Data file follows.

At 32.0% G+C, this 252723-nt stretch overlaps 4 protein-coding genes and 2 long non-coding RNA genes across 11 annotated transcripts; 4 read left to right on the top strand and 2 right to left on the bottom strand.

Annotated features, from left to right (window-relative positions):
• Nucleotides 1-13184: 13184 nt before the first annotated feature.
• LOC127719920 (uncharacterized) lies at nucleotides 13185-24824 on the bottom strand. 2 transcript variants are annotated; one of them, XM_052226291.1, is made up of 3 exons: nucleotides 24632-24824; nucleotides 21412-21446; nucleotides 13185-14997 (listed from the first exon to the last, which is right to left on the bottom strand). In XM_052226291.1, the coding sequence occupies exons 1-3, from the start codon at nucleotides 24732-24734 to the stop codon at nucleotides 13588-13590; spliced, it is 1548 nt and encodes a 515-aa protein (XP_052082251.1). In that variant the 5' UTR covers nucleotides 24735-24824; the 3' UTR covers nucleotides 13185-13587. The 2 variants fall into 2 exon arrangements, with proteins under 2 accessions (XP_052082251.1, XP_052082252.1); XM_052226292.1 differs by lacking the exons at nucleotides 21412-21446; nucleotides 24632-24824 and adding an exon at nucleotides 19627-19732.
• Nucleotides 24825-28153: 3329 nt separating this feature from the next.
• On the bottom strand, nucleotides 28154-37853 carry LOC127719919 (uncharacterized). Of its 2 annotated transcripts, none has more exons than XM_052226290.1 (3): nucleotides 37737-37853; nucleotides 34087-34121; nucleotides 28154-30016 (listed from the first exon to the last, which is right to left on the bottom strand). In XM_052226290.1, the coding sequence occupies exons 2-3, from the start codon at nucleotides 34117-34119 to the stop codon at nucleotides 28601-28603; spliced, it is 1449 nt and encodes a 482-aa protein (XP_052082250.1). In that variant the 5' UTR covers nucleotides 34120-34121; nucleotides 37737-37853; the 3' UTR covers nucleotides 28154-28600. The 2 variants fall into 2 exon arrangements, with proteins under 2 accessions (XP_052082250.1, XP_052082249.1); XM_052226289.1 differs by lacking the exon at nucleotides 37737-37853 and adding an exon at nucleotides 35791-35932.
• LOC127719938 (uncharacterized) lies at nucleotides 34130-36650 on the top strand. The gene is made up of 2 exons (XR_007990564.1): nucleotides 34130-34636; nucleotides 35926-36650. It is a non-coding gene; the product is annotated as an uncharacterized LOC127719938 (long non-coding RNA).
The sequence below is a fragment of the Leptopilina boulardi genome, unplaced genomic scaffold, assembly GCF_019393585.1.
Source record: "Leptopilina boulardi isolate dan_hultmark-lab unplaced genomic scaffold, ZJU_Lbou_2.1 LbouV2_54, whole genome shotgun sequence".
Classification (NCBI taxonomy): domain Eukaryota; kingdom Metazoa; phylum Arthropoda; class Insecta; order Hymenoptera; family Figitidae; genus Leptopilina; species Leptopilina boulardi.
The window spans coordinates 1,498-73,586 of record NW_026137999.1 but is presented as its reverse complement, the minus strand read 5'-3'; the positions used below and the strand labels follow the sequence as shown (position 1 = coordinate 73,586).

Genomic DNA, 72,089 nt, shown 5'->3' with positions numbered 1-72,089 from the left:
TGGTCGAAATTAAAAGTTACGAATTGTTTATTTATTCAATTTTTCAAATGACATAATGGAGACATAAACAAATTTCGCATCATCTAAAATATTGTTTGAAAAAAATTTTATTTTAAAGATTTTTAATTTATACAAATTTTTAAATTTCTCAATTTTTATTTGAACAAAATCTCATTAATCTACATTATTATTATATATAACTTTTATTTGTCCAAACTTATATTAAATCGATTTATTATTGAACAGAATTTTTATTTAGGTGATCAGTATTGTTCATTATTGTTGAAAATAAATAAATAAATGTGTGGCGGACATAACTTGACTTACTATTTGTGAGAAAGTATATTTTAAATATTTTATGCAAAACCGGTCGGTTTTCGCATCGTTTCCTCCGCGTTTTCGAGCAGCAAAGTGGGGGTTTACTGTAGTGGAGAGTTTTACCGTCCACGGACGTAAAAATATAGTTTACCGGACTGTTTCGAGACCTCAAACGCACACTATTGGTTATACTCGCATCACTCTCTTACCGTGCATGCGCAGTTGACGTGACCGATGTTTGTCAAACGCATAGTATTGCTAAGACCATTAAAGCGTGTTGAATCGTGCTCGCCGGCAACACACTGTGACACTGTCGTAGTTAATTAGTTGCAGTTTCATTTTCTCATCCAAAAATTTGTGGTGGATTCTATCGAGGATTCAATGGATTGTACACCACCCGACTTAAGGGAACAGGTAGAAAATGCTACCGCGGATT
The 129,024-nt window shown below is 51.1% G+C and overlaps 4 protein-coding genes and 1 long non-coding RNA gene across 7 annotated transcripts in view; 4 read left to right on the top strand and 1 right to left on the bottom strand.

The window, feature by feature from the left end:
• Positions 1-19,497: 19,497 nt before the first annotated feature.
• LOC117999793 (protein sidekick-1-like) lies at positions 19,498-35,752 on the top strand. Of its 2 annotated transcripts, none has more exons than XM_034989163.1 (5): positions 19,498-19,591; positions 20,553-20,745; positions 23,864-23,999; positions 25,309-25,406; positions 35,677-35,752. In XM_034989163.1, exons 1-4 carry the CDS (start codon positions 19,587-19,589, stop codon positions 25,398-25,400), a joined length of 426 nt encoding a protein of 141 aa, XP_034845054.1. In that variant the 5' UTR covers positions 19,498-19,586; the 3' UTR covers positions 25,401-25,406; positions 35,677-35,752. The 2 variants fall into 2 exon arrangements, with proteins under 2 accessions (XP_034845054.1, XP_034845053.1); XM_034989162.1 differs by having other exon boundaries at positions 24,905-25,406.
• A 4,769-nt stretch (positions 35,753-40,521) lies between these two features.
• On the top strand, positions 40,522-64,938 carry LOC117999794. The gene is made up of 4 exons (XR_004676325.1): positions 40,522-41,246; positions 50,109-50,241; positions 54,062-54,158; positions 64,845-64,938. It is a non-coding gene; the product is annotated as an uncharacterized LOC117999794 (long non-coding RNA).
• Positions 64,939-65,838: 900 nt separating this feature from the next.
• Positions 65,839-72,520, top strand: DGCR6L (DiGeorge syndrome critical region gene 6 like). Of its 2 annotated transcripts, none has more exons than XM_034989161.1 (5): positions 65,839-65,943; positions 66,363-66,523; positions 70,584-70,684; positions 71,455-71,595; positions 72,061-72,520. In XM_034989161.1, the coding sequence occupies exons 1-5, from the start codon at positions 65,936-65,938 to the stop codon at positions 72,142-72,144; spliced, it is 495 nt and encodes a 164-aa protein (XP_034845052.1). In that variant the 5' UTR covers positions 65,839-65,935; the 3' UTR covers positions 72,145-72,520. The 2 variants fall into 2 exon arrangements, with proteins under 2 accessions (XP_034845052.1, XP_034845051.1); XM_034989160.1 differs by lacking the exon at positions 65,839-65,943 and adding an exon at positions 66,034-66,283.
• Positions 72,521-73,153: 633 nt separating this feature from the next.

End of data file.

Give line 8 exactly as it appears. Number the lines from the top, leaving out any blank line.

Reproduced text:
The sequence below is a fragment of the Leptopilina boulardi genome, unplaced genomic scaffold, assembly GCF_019393585.1.